I’m not surprised that a lot of people were upset that Chris Brown not only got to perform on the Grammys (not to mention won for Best R&B album). Heck, the Hello Giggles post about it spread so quickly that it actually crashed the website for several hours last night. But I am surprised why the Grammys, in particular, got people so upset: have they not been paying attention for the past year?

It was almost a year ago, in fact, that I wrote about how our cultural infrastructure has a remarkable ability to look beyond the “indiscretions” (to use a too-polite word) of its stars if they are able to deliver great material. (Call it the “R. Kelly rule.”) And since Brown had the hits (“Yeah x3,” “Look at Me Now” – both great tracks) I hypothesized that the only thing keeping him from being culturally rehabilitated was that he hit someone familiar to us.

Over the past year, that’s kind of fallen by the wayside. Chris Brown has gotten radio play, music video play, television appearances, huge guest spots, you name it. To those who don’t pay close attention to R&B and hip hop, last night might have seemed like a surprise: the Grammys, on their own, making the choice to give Chris Brown the spotlight. But that was hardly the case: given that the Grammys reflect the music industry (or some simulacra of it), it would almost be strange if Chris Brown wasn’t there, given the year he had.

Except for, you know, that tiny thing where he beat a woman.

I admire people who consider that fact the start and end of the conversation. Myself, though, I’m not sure I like the idea of Chris Brown being forever blacklistedfrom making a music career. I confess that even just writing that makes me feel weird, like I’m somehow justifying or excusing what he did. I hope I’m not. But I can’t help but feel that our relationship with pop culture can often take the shape (and even, sometimes, the weight) of an interpersonal one, and I don’t think it’s healthy for that relationship to not carry some (however slight) possibility of repair when it’s been violated. In fact, I’d argue that a culture that doesn’t allow for that sort of honest, open discussion (even if it results in “Sorry, Chris, but you can’t be famous again”) actually ends up worse for wear, and you end up with things like this shocking Buzzfeed thread of Twitter posts of people saying “I love Chris Brown, he can hit me anytime” – or the fans who screamed extra loud for his win last night.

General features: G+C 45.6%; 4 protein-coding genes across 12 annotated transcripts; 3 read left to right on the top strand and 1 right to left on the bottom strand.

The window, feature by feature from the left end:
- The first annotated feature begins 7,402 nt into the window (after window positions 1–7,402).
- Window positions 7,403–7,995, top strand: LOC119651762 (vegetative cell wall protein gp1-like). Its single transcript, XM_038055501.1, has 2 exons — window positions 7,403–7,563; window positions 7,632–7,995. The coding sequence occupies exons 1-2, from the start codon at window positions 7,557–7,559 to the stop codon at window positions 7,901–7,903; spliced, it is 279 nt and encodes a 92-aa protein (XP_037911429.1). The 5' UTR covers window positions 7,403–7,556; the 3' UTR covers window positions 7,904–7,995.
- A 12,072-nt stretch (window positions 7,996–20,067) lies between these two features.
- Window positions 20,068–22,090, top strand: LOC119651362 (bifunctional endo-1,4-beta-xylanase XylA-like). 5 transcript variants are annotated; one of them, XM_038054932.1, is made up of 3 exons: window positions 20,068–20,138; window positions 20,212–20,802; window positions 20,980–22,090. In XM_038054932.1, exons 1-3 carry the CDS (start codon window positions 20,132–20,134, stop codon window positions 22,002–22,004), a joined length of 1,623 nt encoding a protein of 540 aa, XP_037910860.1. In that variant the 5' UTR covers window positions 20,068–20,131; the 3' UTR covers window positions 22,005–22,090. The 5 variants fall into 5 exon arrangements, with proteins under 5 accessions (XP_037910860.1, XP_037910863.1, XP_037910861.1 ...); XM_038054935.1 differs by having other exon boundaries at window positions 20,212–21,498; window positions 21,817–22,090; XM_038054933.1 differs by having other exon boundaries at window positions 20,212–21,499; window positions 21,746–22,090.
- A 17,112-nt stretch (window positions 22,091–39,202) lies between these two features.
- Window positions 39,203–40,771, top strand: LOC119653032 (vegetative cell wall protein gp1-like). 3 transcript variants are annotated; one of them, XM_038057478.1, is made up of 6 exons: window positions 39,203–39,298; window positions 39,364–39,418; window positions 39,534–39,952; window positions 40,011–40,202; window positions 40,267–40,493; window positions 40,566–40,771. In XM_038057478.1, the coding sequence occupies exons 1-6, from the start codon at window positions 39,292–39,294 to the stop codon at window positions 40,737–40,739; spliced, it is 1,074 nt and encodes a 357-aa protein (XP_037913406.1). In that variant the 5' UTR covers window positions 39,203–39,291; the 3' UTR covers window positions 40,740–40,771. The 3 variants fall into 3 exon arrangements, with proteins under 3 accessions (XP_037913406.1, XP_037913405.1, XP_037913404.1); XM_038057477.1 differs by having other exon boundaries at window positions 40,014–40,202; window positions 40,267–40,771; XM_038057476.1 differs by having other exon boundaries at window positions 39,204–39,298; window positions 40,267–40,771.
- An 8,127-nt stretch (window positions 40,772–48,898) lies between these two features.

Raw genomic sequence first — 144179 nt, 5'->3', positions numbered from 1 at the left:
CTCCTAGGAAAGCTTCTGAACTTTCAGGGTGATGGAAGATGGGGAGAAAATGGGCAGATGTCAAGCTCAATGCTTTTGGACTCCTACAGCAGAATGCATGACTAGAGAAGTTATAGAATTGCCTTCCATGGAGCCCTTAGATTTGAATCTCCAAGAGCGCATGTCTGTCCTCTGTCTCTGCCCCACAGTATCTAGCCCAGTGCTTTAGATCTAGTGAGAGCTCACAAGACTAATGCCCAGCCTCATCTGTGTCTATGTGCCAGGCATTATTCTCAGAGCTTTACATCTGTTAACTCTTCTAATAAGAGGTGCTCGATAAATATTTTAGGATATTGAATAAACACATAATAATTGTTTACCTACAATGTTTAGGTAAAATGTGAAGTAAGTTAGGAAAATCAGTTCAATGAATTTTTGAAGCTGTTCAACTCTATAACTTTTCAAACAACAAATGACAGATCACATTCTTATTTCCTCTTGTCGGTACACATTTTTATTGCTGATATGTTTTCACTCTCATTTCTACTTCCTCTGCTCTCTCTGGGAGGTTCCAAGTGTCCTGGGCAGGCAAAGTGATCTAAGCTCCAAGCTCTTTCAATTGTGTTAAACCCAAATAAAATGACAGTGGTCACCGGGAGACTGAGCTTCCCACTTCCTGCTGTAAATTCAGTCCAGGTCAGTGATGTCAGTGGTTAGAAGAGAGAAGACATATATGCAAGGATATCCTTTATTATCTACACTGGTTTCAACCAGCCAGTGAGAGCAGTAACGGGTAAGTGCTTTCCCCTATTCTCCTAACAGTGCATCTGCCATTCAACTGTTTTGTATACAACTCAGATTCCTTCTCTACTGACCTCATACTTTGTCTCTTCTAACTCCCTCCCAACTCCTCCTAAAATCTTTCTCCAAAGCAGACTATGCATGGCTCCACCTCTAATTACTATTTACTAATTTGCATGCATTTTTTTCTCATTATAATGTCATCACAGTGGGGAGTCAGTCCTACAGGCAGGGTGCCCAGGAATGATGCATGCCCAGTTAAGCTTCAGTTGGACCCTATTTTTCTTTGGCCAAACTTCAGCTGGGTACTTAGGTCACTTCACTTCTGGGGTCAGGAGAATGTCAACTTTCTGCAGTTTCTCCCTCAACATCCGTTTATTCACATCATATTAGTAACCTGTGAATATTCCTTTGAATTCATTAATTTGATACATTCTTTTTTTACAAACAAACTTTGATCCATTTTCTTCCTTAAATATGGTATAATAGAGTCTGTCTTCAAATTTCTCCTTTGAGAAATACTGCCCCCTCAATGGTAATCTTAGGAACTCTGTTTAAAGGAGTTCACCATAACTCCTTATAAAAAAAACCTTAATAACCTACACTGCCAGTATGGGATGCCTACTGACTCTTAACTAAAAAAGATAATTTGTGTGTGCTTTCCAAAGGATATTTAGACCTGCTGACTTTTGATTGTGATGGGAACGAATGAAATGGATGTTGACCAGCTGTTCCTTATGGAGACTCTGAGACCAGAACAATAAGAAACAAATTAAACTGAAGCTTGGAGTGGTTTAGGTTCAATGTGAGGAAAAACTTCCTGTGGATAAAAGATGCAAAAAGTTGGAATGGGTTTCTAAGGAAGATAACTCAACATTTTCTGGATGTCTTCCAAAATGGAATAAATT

But if we accept that a Chris Brown comeback is something that can happen, who decides at what point, and how? I think what’s really distressing for people about seeing Brown on-stage at the Grammys (three times!) is that they feel like that discussion never took place.

What’s worse, there may not even be a good answer: Brown’s comeback has happened without a “come to Jesus” moment, or a grandiose public gesture, or any single moment that resonated as strongly as the awful incident that started this whole fiasco. Brown has never really engaged in a public discussion of what was a VERY public incident – and, one could argue, a betrayal of the public image he’d built. Instead, he just kept singing his songs and dancing his dances and, eventually, did them well enough to get back into the spotlight again.